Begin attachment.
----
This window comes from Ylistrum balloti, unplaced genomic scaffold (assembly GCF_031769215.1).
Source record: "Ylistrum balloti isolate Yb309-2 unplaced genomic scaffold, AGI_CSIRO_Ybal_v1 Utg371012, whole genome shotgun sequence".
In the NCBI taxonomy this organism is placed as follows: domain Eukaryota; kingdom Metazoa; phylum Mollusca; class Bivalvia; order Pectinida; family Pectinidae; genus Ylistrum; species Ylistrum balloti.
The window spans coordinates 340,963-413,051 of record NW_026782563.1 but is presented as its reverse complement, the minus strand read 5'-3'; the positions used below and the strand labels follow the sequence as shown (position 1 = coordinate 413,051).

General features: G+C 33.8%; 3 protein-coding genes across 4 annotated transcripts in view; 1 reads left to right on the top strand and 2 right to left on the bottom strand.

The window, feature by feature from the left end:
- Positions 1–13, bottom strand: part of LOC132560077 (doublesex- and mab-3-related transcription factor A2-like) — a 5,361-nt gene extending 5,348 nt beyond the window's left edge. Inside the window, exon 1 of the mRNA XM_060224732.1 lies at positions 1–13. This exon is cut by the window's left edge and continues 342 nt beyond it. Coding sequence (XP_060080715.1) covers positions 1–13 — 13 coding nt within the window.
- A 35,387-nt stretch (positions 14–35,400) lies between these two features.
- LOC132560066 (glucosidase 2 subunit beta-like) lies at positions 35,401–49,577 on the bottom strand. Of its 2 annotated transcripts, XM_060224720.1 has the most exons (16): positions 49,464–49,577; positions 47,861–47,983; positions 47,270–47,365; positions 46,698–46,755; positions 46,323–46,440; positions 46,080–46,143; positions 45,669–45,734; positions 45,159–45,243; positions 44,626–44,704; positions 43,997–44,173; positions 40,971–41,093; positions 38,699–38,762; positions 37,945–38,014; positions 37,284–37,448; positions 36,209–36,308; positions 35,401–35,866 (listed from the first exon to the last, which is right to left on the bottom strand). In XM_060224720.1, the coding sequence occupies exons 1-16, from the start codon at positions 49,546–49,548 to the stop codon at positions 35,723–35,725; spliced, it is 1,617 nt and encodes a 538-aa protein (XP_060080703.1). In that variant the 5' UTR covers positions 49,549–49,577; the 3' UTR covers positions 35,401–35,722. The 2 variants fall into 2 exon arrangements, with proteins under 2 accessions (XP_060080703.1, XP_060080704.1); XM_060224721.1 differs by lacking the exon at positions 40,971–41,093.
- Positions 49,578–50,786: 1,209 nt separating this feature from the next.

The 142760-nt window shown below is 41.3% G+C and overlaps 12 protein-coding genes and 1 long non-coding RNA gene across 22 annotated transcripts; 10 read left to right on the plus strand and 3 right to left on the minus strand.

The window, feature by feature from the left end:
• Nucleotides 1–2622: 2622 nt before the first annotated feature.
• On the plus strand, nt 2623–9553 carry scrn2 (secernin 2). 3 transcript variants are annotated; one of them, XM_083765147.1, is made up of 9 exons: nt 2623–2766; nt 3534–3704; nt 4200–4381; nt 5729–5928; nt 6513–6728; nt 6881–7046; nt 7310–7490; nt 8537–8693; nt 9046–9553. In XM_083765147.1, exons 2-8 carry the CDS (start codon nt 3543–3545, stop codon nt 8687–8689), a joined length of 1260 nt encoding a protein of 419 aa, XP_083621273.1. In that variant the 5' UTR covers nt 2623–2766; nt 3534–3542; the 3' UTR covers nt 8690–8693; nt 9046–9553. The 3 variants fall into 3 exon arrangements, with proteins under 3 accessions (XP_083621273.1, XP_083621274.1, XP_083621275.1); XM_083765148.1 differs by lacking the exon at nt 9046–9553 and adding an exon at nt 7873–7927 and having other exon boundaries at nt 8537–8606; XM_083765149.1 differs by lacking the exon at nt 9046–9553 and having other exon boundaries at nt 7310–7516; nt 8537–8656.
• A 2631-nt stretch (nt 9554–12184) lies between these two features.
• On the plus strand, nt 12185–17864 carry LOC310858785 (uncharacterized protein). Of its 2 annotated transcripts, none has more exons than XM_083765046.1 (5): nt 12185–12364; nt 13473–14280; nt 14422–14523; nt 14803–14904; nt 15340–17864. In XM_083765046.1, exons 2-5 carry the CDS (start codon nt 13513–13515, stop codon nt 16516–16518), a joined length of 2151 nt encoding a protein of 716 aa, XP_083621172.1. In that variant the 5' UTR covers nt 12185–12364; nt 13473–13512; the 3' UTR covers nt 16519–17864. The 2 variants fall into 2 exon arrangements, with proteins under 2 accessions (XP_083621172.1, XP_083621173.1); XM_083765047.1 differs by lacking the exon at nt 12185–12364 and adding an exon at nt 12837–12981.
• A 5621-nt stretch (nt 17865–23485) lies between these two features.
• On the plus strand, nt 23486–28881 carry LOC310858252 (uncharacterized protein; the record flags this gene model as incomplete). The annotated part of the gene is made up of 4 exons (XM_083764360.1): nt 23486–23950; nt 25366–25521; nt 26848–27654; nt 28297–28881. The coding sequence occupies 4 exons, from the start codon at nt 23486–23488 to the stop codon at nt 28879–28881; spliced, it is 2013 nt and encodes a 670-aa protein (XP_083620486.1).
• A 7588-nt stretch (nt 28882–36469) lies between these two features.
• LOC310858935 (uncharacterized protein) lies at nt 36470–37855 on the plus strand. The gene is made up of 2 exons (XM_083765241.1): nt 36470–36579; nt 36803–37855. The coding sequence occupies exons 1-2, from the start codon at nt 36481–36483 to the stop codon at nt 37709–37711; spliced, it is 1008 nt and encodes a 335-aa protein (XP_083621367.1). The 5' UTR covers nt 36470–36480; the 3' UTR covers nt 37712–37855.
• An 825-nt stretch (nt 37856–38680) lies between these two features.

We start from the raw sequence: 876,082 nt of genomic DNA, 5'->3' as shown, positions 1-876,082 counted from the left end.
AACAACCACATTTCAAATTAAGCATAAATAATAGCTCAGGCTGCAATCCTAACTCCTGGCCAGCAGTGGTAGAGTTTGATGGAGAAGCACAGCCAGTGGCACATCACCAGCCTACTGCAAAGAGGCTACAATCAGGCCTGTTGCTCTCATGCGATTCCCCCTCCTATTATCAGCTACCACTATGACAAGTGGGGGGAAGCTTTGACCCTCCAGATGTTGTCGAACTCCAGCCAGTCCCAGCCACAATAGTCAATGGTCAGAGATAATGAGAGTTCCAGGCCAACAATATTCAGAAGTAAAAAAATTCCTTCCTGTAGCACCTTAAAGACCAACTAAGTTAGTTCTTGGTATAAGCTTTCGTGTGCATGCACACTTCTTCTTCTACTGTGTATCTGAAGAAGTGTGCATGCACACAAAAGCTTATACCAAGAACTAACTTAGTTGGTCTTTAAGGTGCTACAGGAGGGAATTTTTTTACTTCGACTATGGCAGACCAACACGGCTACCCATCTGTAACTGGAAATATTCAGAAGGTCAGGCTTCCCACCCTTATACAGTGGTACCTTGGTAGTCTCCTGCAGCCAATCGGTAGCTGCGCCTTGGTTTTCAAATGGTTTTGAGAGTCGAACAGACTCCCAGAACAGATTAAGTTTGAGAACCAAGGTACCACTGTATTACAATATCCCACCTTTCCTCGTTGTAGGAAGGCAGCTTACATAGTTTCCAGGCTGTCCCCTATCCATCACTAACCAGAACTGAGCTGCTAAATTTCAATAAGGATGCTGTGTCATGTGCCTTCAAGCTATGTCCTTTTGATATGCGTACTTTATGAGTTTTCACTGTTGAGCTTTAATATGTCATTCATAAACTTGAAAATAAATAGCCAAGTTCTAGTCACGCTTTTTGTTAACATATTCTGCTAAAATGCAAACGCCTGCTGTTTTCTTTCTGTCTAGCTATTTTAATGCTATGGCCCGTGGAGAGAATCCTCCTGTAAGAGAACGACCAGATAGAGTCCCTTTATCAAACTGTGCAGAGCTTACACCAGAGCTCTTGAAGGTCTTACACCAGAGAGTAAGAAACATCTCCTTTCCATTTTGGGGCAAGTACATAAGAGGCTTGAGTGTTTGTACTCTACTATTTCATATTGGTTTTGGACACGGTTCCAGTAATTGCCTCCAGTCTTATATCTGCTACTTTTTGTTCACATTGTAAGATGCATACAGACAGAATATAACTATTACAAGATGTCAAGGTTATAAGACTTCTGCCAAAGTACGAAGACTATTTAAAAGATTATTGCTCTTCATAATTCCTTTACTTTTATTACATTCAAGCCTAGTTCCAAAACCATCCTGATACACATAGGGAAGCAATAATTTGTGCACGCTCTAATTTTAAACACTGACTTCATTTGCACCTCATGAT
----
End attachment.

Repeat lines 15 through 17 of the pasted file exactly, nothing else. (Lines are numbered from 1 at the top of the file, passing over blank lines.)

• A 2631-nt stretch (nt 9554–12184) lies between these two features.
• On the plus strand, nt 12185–17864 carry LOC310858785 (uncharacterized protein). Of its 2 annotated transcripts, none has more exons than XM_083765046.1 (5): nt 12185–12364; nt 13473–14280; nt 14422–14523; nt 14803–14904; nt 15340–17864. In XM_083765046.1, exons 2-5 carry the CDS (start codon nt 13513–13515, stop codon nt 16516–16518), a joined length of 2151 nt encoding a protein of 716 aa, XP_083621172.1. In that variant the 5' UTR covers nt 12185–12364; nt 13473–13512; the 3' UTR covers nt 16519–17864. The 2 variants fall into 2 exon arrangements, with proteins under 2 accessions (XP_083621172.1, XP_083621173.1); XM_083765047.1 differs by lacking the exon at nt 12185–12364 and adding an exon at nt 12837–12981.
• A 5621-nt stretch (nt 17865–23485) lies between these two features.